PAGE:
Seizure After Sudden Headache in a 16-Year-Old Cyclist

Payman Vahedi, MD; Zahra Mohajernezhad, MD; Mohammad Faraji-Rad, MD


March 25, 2022

Surgical intervention is indicated after considering certain factors, such as the patient's age, symptoms, and cyst size. Because of the threat of sudden death, surgery is recommended for cysts exceeding 1.5 cm in diameter in young patients, even in asymptomatic cases.[8] Symptomatic patients should always receive treatment.[9] Options for treatment include endoscopic removal of the cyst[10] and open surgery with different approaches, such as transcortical or interhemispheric transcallosal approaches.[4,9]

A study by Denby et al concluded that patients who have removal of a colloid cyst frequently experience atrophy of the mammillary bodies, and attribute this partially to a loss of temporal lobe projections in the fornix. The authors suggest that mammillary body atrophy is correlated with day-to-day memory loss experienced by patients following treatment for a colloid cyst. Denby et al used stereologic volume-estimation techniques to measure the atrophy of the mammillary bodies in 38 patients after surgical removal of colloid cysts and 20 control subjects.[11]

In this case, MRI revealed a round mass with high signal intensity on T1-weighted imaging, low signal intensity on T2-weighted imaging, and high signal intensity on FLAIR images. The patient was taken to the operating room. Bilateral external ventricular drainage was inserted in the frontal horns of the lateral ventricles. Bilateral drainage was performed because unilateral ventricular drainage may fail to reduce intracranial pressure when a third ventricular mass simultaneously obstructs both foramina of Monro. Unilateral drainage may also result in selective enlargement (or "trapping") of the contralateral lateral ventricle.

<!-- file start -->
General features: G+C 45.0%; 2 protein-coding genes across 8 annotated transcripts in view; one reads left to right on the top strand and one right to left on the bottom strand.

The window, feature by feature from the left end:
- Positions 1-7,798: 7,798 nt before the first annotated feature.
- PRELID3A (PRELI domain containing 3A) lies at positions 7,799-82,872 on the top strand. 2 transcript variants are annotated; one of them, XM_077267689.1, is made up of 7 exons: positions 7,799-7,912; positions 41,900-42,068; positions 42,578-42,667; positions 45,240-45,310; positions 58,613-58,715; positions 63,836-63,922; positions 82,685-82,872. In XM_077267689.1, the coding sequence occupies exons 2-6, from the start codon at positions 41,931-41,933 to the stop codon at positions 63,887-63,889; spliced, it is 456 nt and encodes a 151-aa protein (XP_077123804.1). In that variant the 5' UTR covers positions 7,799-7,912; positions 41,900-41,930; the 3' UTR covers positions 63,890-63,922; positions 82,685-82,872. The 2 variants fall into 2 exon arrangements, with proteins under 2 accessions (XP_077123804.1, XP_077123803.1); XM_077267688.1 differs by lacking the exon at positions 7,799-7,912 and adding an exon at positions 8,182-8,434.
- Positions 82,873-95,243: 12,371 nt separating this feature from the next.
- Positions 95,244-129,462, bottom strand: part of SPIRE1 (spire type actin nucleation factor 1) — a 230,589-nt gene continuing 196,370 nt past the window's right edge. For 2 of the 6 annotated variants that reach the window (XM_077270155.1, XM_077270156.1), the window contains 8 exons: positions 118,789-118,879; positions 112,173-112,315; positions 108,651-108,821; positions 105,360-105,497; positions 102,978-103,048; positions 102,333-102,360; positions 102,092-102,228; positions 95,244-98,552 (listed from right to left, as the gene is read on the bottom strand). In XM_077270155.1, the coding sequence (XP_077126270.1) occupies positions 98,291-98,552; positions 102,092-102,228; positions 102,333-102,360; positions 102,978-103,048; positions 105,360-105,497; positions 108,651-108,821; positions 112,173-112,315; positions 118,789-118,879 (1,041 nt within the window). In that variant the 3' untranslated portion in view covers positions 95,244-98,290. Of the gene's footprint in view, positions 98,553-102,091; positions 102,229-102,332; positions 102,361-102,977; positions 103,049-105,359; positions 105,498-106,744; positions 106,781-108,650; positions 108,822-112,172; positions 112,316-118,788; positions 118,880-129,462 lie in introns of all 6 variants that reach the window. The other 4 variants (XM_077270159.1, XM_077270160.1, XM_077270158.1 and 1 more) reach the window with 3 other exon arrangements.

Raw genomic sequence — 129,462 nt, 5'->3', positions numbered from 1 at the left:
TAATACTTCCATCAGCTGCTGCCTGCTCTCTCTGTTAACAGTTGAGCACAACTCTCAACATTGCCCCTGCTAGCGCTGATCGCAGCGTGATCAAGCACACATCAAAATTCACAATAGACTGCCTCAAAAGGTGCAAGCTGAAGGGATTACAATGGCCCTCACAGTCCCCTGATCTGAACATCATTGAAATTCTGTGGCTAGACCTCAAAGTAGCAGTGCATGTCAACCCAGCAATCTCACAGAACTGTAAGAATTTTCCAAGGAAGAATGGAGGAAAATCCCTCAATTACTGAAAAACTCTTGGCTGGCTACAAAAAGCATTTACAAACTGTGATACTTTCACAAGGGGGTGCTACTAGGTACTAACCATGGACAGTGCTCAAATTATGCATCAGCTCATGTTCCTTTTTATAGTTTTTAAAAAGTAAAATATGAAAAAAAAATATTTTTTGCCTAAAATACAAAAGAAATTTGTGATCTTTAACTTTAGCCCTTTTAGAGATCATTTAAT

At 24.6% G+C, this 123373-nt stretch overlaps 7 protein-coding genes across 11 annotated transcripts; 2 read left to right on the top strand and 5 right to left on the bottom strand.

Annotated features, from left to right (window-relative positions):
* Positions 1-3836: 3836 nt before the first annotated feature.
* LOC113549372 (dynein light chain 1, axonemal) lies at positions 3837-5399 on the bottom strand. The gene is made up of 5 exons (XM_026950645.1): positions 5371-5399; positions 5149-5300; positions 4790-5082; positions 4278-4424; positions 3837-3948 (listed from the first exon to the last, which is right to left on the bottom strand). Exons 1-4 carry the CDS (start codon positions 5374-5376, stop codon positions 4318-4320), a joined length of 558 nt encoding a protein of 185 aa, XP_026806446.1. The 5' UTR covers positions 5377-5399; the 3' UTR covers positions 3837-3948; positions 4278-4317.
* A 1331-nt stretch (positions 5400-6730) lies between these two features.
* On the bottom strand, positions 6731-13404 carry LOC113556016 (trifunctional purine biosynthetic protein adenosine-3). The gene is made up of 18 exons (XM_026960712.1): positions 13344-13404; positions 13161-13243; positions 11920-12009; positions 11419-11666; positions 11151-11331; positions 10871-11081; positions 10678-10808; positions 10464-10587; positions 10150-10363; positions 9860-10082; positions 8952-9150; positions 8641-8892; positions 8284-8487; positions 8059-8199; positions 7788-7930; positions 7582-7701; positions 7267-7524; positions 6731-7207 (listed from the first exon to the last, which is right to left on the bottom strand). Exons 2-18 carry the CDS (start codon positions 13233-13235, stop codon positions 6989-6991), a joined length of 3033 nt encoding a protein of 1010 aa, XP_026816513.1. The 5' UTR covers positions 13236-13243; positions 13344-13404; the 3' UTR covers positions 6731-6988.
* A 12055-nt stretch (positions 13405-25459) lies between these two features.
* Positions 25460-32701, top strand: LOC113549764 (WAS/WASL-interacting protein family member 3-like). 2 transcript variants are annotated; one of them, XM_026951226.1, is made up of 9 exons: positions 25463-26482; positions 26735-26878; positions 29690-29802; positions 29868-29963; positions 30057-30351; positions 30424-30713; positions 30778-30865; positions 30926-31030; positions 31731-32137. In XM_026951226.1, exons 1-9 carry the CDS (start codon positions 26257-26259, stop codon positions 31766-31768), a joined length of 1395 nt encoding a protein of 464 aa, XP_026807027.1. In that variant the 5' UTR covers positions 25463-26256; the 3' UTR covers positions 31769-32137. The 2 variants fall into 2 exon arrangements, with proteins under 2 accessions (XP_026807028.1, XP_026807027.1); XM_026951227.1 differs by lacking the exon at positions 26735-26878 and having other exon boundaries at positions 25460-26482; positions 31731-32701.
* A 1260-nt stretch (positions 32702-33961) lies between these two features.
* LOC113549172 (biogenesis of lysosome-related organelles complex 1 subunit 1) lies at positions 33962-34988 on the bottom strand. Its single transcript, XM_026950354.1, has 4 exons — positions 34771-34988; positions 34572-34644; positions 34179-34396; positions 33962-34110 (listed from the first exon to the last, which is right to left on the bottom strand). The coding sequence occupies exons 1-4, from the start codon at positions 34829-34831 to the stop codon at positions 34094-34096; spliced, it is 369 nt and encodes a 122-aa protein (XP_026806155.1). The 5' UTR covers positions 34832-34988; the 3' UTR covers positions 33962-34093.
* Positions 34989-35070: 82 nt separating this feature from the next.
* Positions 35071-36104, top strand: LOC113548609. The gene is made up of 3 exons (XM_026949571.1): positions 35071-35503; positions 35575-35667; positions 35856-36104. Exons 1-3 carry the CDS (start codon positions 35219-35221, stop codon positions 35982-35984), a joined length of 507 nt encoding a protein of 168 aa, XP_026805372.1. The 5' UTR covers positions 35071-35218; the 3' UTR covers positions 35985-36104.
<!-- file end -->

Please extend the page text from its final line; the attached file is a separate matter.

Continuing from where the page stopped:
The tumor was totally resected via an interhemispheric transcallosal approach under a surgical microscope. The macroscopic appearance of the tumor was a creamy soft cyst suggestive of colloid cyst. Histopathology revealed a fibrous wall lined by inner ciliated columnar epithelium and colloid and cell ghosts, confirming the diagnosis. On the first postoperative day, the patient's diplopia and headache resolved. The patient had an uneventful postoperative course and was discharged from the hospital 6 days after surgery. She was on phenobarbital for 6 months, which was tapered and discontinued after a normal EEG. Gradual improvement in visual acuity was observed, and she regained her full vision 5 months later.


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